Gregory Vovtchenko is a student who was recently travelling home from Mexico to Canada. Gregory wanted to avoid the dreaded COVID hotels, so he opted to fly from Mexico to the U.S. and take a taxicab through the Detroit-Windsor Tunnel into Canada. All was well until he encountered border agents and nurses at the Canadian border who told him that his negative PCR test from Mexico wasn’t valid. Unbeknownst to Gregory, they required another test from the U.S.
The young student was more than willing to oblige and take a PCR test right then and there, but the testing facility was closed!
The only options left for Gregory were to either travel back into the U.S. to get a test at his own expense, or risk the fine and continue home to Canada. Gregory chose the latter, was fined, and that’s why we’re helping him.
Like so many of our Fight The Fines victims, Gregory comes off as a tolerant and patient individual, one who isn’t used to being in trouble with the law. He tried to comply with the border officials and nurses by saying, “yes, give me a test!” But because their own testing centre was closed, they were unable to administer it!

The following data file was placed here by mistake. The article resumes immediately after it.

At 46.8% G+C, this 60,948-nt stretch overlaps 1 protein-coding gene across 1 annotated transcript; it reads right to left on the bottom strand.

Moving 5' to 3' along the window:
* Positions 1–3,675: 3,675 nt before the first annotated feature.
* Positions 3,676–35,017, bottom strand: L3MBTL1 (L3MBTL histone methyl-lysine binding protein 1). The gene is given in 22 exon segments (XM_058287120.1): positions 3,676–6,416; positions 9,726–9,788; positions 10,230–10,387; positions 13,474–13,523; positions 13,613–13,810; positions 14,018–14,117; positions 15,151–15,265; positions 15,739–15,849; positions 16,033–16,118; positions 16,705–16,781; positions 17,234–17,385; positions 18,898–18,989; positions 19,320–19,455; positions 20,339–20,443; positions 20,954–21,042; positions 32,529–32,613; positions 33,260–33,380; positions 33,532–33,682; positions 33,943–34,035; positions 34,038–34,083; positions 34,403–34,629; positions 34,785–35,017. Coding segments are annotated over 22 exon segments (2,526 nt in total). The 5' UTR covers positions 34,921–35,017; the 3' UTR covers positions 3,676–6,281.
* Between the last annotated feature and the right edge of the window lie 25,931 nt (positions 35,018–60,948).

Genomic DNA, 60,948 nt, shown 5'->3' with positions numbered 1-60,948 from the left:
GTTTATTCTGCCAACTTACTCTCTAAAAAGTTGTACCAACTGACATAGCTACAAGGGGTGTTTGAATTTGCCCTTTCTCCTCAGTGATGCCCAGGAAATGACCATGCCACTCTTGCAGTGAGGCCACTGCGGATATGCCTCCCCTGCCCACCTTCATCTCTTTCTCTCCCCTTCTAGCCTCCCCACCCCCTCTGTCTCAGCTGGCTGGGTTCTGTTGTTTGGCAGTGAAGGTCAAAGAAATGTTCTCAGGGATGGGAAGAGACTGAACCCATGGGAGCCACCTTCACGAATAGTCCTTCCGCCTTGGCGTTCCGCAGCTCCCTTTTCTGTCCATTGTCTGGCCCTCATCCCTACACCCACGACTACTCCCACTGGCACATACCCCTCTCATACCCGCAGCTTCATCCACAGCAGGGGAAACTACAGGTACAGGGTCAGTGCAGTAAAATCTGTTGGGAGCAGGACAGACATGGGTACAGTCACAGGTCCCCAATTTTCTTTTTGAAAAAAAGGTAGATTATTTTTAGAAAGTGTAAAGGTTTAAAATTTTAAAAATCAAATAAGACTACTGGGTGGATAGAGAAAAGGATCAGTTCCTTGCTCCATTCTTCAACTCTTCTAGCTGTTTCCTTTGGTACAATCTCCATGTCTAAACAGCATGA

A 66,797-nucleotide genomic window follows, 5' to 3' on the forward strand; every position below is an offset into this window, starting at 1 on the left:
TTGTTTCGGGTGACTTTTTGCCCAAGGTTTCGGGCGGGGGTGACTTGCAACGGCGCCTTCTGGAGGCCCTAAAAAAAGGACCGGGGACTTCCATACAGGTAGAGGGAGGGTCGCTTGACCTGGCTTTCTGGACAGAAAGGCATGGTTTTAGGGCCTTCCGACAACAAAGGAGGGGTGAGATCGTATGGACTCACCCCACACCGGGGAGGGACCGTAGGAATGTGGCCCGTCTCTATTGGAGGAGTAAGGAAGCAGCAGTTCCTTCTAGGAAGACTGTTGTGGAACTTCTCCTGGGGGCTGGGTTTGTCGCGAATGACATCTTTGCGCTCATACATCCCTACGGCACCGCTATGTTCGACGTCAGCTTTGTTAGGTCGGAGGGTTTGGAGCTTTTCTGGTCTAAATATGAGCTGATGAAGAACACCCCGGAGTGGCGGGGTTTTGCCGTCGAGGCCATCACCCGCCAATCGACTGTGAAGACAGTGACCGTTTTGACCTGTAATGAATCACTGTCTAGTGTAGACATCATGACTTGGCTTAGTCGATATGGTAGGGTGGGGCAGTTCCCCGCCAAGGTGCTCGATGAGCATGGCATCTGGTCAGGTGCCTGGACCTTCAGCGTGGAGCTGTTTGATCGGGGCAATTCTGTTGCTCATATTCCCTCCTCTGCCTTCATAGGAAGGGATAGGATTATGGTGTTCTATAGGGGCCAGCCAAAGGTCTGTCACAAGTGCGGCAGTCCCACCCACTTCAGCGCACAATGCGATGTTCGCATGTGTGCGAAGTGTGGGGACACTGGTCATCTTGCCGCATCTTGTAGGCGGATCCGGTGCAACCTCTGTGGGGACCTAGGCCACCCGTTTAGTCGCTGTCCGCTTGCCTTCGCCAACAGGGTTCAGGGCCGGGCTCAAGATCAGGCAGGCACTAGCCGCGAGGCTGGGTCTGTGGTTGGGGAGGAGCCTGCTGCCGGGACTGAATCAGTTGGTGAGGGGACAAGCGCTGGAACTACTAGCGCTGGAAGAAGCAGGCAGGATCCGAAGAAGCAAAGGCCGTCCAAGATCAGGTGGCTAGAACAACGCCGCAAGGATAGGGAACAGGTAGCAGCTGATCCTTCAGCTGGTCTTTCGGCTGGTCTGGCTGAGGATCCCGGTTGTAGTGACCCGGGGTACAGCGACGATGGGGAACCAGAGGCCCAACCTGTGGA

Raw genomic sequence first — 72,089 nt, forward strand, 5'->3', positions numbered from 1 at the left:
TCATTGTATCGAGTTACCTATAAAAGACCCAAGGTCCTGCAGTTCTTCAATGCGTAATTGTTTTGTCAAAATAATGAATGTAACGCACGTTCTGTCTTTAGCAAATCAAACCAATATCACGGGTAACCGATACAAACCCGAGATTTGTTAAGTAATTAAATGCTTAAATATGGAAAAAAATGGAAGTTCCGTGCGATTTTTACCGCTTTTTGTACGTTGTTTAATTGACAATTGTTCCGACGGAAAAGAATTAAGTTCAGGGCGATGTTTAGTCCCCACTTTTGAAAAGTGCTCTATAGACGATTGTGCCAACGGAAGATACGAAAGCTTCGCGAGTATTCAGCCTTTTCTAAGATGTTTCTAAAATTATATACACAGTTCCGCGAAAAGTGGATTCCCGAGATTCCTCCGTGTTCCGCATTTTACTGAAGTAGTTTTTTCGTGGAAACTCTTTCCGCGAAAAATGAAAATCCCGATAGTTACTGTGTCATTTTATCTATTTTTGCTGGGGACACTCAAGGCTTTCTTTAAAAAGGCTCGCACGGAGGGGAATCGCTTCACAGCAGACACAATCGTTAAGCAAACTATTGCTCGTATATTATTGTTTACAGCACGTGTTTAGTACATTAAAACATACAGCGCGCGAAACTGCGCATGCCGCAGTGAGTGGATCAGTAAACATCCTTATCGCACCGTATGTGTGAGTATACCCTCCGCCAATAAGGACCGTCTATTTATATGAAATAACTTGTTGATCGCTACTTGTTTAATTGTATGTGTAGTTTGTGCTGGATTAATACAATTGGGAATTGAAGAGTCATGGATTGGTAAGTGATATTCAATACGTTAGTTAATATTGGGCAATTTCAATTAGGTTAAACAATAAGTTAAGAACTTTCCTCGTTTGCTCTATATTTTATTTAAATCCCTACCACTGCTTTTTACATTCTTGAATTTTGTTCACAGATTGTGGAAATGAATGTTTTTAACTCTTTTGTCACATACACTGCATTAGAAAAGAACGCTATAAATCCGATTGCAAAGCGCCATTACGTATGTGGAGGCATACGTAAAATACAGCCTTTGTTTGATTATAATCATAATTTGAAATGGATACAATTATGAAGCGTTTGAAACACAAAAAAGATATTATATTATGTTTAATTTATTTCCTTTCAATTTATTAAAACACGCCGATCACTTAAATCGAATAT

Does that mean Gregory should have extended his travel time, expense, AND risk of infection by prolonging his journey? That doesn’t make any sense.
I remember being a broke student, and the idea of saving up for a special trip, only to get hit with a massive fine is heartbreaking.
I spoke to Fight The Fines paralegal Jenna Little about Gregory’s case, and she said it looked to her like Gregory did his due diligence, and that the U.S. officials should have warned him that he needed another test to leave the U.S. and enter Canada.
With these ever-changing laws, it’s hard for even legal professionals to keep up with the amendments and adjustments. As Jenna put it, “it's difficult, especially for a layperson to navigate.”
Jenna and her team are eager to challenge this fine in court, and you can help by donating to FightTheFines.com. Your money will go directly to the registered Canadian charity The Democracy Fund, where it will be used to pay the legal costs of fighting these tickets.